SOUTH ORANGE VILLAGE

H I S T O R Y
A Brief History of South Orange

South Orange is a quaint residential community boasting authentic Tudor, Colonial, and Victorian homes, streets dotted with gaslights, beautiful parks, and a bustling Village center. The history of our town dates back to May 21, 1666, when Connecticut settlers landed on the shores of the Passaic River. Guided by Captain Robert Treat and Lieutenant Samuel Swaine, the group purchased land, now known as Newark, from the Lenni Lenape Indians on July 11, 1666. Those families wishing to farm moved westward into South Orange and surrounding areas. In 1678, the Lenapes sold the settlers a second parcel of land running from the East Branch of the Rahway River to the mountain top.

South Orange Avenue, an Indian trail, served as the main thoroughfare. But in 1705, road statutes required landowners to maintain the first primitive highways. These included Main Street and Valley and Ridgewood roads. Washington and his troops often traversed the latter during the American Revolution.

The mode of transportation graduated from horseback, to ox-cart, to stage coach. Then in 1836, the Morris and Essex Railroad developed a single track between the Village and Orange and operated a horse-drawn cart. A year later the line was extended and two cars were pulled by a wood-burning steam locomotive. The advent of the railroad established South Orange as a suburb of Newark and a summer resort. Just after the railroad was continued through to Hoboken in 1868, the Village began its rapid transformation from a rude settlement of farms and mills to a polished residential railroad suburb of New York and Newark.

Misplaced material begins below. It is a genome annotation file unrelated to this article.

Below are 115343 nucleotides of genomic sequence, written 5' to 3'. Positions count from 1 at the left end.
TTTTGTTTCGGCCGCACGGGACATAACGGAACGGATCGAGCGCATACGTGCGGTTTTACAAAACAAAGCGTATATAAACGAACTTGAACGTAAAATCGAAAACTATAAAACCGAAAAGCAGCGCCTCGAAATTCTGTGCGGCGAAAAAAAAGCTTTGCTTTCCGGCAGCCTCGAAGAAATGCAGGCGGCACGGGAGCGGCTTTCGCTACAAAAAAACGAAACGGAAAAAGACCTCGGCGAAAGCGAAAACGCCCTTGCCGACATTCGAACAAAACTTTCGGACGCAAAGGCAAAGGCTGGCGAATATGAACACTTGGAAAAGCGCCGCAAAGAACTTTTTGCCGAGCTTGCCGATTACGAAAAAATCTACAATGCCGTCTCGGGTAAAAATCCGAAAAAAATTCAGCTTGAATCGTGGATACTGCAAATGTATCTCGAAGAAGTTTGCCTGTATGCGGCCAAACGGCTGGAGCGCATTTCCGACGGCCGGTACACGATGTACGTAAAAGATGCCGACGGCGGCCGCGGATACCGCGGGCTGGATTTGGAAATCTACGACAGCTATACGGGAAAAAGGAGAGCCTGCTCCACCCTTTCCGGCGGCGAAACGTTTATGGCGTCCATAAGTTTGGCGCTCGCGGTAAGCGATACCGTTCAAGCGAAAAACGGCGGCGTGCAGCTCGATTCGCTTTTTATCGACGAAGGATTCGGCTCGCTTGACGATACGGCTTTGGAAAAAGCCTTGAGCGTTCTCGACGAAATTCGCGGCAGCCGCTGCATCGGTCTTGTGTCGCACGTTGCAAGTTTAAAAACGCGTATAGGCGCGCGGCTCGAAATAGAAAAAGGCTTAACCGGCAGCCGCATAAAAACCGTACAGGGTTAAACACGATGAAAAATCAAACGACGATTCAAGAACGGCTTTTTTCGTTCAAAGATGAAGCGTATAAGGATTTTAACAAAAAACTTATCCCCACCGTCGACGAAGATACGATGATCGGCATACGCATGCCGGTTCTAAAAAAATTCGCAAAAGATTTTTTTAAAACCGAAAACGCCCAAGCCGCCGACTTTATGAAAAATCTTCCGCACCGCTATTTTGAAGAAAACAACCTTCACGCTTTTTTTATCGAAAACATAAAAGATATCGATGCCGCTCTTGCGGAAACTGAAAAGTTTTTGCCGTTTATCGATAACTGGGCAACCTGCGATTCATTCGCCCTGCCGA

Swamps were drained, roads were constructed and gas lines were laid in the 1890s. Sewers and running water were later added. Street lamps in the town's center burned sperm oil until 1860 when gas service became available. Electric power was brought into the Village about 1888, although most of the streets are still lit by gas lamps. The first telephone exchange was opened in Orange on December 6, 1879. In 1899, a Village central office was established.

The transition of South Orange from vast farm lands to a prestigious residential community is due in large part to the vision of one man, New York attorney John Gorham Vose. Taken with the rich mountain scenery, he purchased a home on Scotland Road in 1858. In 1862, he began to buy large plots of land to begin his conversion. As building got underway, Villagers took great interest in the development of each magnificent home. In just a few years, 175 acres between Scotland Road and Center Street were complete. Vose christened the area Montrose. Other successful businessmen, Turrell, Kingman, Connett, Mead, Speir, and Mayhew, also bought farms, carved out streets, and helped change the face of the community.

The Village Hall, built in 1894, housed the fire department until 1930 when it was moved to Sloan and First Streets. The police department then moved from its 1872 building just west of the railroad into the newly vacated space in Village Hall. In March, 1972, a separate police station and Municipal Court building on South Orange Avenue was completed.